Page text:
• Members may be shamed if they want independence
  • Enmeshed parents may treat their children as friends, relying on them for emotional support
  • Members may have trouble functioning alone
  • Members may not have a strong sense of self

Real World Examples 

Having some real-world examples of enmeshed families can help you recognize if you are in one. Here are some examples:

  • A parent relies on their child for support through a divorce
  • A parent discloses personal and inappropriate sexual information to their child
  • A family member gets offended and angry when a family member moves away
  • A parent calls their daughter’s ex-boyfriend to ask why he broke up with her
  • A family member can’t make a simple life decision without consulting other family members
  • A member has no idea what their interests or passions are
  • A parent controls what their child can or cannot pursue

Boundaries are Essential

As Dr. Dombeck points out, boundaries are barriers and, for human beings these barriers exist as ideas that allow us to distinguish self from non self. Therefore, these boundaries are not actually visible but exist as psychological constructs.

In families, there are important boundaries that are generational in nature. In other words, there are boundaries between children and parents. If a family is functioning in ways that are healthy then the boundaries between parents are children are flexible, Flexibility means that there is the right amount of authority in the hands of parents to allow for the guidance, socialization and education of the children. At the same time flexibility permits parents to allow children the experience of age appropriate autonomy so that they can grow in self confidence as they learn to function outside of the home.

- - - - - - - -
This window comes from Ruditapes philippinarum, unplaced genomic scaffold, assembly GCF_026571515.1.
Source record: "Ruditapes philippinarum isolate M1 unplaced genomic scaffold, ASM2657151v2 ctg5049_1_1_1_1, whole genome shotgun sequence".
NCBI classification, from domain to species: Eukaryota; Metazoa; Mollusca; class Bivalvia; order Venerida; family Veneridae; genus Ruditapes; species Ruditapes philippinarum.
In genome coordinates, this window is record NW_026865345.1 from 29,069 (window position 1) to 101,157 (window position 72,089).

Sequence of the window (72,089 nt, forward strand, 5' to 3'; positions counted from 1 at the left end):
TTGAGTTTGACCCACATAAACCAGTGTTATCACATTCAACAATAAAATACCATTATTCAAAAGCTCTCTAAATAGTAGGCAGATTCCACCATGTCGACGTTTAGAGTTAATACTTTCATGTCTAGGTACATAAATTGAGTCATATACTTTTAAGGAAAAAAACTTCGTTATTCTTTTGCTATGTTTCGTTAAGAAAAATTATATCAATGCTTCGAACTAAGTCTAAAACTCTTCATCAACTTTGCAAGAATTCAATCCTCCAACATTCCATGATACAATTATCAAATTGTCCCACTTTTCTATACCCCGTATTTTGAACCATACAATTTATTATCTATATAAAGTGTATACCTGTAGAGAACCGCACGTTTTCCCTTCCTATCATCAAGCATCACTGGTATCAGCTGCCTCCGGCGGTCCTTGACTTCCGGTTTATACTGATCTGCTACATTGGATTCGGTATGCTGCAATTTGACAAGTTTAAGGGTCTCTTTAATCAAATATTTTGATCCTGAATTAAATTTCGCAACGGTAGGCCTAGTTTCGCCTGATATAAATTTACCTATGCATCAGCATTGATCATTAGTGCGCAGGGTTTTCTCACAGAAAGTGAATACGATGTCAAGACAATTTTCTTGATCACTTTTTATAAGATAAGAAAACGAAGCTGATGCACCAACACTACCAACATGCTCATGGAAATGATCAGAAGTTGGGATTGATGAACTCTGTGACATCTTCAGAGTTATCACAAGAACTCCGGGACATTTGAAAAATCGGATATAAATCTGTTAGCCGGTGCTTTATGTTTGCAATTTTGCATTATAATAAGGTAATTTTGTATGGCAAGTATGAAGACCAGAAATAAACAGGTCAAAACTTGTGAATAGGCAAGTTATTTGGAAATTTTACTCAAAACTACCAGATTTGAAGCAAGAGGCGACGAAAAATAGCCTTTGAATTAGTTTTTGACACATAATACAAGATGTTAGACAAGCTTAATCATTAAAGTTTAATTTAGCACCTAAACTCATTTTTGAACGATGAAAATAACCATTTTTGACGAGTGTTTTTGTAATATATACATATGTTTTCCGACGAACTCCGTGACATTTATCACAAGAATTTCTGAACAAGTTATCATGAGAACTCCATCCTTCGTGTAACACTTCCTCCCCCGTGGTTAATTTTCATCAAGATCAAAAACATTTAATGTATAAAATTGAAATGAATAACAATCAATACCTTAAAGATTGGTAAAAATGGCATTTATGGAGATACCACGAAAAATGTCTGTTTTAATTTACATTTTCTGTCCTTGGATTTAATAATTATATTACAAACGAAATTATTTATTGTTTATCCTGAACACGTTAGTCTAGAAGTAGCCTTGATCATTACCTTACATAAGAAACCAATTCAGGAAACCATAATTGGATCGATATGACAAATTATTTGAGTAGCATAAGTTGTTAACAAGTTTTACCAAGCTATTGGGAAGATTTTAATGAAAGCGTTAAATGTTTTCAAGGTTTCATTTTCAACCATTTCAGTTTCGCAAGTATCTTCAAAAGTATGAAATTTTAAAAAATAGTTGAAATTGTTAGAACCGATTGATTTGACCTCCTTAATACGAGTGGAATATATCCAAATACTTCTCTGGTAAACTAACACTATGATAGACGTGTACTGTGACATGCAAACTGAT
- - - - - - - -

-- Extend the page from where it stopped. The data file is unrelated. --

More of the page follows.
A dysfunctional family is either: one in which the children are granted too much autonomy for their age and are, in reality, neglected, or: one in which parents and children become enmeshed so that boundary lines are violated.

Case studies in the field of eating disorders as well as my own observations show that eating disordered patients tend to come from families that are extremely enmeshed with the result that the sense of autonomy, individuality, and independence has not been established by adolescence and young adulthood, especially for females. It is for this reason that the treatment of young women with eating disorders includes family therapy in order to address the problem of enmeshment.

Clinical Examples of Enmeshment

These are fictionalized examples of the types of boundary problems I have observed:

Case 1

A young woman wants very much to please her parents. Both mother and father are accountants. Therefore, instead of taking the premedical course of study that she wanted during her college years, she studied accounting, went to graduate school and became a certified accountant earning an excellent living at a large business firm. However, she suffered from a mixed type of anorexia-bulimia but insisted there was nothing wrong with her. She hated her career but would not admit to any anger at either of her parents. Her parents purchased her a condominium, selected the furnishings and artwork for her and came to visit each weekend, stocking her refrigerator with food of their choosing. They never knew how little of the food she actually ate.